In the 1970s unusual albums were the flavour of the times, from The Who’s Tommy to the surprise success of Tubular Bells. However when Jeff Wayne released his musical version of HG Wells’ War Of The Worlds in 1978, I’d be surprised if he thought that 36 years later it would still be going strong re-envisioned as an arena spectacular. Many people mistakenly think it started out as a stage musical, but it wasn’t it was a concept album, with the voice of Richard Burton and various people singing the songs.
It took more than 25 years for the album to go live, with a giant holographic Burton head, orchestra and singers. As with the original album, it proved far more popular than many had expected, selling out arena shows and gaining a new legion of devoted fans. Its success has led to this new iteration, which expands the story a little, as well as replacing the iconic Burton with Liam Neeson, who even manages to turn on up on stage life-size via holographic technology.
The story is as you would expect – Martians comes to Earth and begin to take over, with humans trying to deal with suddenly losing control of the planet. All this is narrated by a British journalist who talks about what he sees of the war, including the massive Martian tripod war machines. Neeson is the journalist in this live stage version, and he also gets ‘sung thoughts’ courtesy of Marti Pellow, with other musical roles going to the likes of Jason Donovan and Kaiser Chiefs frontman Ricky Wilson.
Jeff Wayne’s War Of The Worlds is the sort of thing that should never have worked even back in 1978, and the fact it’s still around now is incredible. Its trick, if that’s the right word, is that while it’s very much a product of its time,the hooks are infectious and the songs memorable. It’s one of those pieces where once you’ve heard the tunes, you’ll remember them forever. It’s surprisingly entertaining, even if it is somewhere inbetween a musical and a staged concert.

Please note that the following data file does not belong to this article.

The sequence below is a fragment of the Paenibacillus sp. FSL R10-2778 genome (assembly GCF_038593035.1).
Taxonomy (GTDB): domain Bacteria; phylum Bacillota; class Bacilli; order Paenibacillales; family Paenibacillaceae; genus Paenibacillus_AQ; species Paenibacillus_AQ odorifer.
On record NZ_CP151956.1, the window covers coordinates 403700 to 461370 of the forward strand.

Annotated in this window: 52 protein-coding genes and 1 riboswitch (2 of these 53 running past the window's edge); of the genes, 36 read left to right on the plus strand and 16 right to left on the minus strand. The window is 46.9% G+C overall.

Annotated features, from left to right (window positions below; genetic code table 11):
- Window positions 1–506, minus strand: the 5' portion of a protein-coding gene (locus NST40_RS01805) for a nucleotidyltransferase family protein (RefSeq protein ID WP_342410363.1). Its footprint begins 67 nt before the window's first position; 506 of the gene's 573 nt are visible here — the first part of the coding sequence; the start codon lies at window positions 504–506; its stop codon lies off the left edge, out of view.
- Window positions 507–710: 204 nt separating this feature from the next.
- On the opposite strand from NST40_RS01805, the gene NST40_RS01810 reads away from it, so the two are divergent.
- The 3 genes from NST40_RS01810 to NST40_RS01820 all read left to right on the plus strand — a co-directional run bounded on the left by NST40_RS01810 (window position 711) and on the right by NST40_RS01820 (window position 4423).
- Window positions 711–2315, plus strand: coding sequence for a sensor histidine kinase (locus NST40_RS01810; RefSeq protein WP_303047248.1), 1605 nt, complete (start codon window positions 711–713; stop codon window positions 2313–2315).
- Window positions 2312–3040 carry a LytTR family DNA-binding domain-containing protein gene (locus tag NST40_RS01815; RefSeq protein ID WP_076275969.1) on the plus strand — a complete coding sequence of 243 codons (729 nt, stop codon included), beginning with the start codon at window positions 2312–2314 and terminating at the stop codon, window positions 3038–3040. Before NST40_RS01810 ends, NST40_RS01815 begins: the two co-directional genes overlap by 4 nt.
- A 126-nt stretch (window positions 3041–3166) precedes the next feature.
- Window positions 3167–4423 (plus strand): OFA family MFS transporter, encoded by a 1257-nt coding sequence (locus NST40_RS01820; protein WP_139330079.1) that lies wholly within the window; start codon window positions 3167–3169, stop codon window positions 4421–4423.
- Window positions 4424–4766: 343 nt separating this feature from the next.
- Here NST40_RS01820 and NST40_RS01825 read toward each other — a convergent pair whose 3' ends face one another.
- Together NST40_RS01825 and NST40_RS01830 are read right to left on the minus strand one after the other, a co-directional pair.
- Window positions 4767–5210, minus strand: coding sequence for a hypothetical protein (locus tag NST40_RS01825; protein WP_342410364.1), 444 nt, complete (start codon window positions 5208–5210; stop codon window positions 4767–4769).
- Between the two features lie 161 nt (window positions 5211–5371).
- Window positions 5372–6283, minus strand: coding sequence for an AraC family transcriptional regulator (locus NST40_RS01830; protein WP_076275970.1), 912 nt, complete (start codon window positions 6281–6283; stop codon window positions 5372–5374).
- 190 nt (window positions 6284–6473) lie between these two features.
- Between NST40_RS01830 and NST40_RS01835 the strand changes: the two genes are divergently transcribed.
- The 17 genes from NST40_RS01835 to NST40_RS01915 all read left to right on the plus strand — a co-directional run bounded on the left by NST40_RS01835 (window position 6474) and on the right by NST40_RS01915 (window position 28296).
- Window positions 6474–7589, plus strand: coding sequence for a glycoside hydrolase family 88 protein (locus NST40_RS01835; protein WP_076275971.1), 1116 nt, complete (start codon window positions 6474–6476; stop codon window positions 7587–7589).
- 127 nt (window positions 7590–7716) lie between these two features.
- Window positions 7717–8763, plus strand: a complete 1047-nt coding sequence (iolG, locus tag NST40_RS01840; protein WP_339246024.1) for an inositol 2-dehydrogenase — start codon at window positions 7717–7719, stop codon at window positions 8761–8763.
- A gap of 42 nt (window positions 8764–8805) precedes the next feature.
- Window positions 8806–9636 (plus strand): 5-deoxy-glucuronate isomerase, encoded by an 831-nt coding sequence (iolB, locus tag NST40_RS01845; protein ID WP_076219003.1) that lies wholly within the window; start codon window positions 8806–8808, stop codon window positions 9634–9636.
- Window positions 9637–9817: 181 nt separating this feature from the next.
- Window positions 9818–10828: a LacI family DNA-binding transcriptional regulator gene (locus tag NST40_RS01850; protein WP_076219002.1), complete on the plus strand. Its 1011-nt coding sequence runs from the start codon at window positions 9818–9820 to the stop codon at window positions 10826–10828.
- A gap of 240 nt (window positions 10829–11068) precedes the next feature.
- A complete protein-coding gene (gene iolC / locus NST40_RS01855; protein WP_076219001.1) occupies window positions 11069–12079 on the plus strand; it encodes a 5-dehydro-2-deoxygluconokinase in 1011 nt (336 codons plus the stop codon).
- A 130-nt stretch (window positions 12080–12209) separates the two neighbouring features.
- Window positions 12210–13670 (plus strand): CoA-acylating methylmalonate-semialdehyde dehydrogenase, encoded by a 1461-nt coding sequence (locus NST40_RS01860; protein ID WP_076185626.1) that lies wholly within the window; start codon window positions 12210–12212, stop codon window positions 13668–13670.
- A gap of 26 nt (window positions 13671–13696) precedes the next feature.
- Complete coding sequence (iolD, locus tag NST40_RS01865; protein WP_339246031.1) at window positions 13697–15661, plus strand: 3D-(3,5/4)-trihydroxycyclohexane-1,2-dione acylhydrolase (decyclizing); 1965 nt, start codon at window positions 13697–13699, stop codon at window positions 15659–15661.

The technology helps, with both a giant holographic Neeson head and a life-size onstage version, along with a 100ft long video wall and an enormous Martian tripod that comes down onto the stage. It really is a bit of a live spectacular, with Jeff Wayne there too conducting the orchestra. However the way it’s filmed sometimes doesn’t help, particularly when Neeson turns up onstage. The idea is that he can be part of the action, with the hologram making it seems like he’s really there, but it often doesn’t really feel like that because of how it’s shot, which either reveals the flat nature of the hologram or fail sto make the live characters feel like they’re interacting with Neeson.
It’s annoying as it’s clear that filmed in a different way it could have worked a lot better. Nevertheless you still get the sense of what it would have been like live.
To enjoy this you undoubtedly have to like Jeff Wayne’s War Of The Worlds, and while some fans will miss Richard Burton, most will probably feel Neeson is a successful replacement, with the right sense of gravitas and a surprising closeness to Burton, despite the Irish lilt.
Overall Verdict: A great new staging of War Of The Worlds, which is very entertaining even if it’s as perplexing today that it works as it was the day Jeff Wayne’s concept album was first released. It just would have been nice if they could have worked out how to film the holograms a little better.
Reviewer: Tim Isaac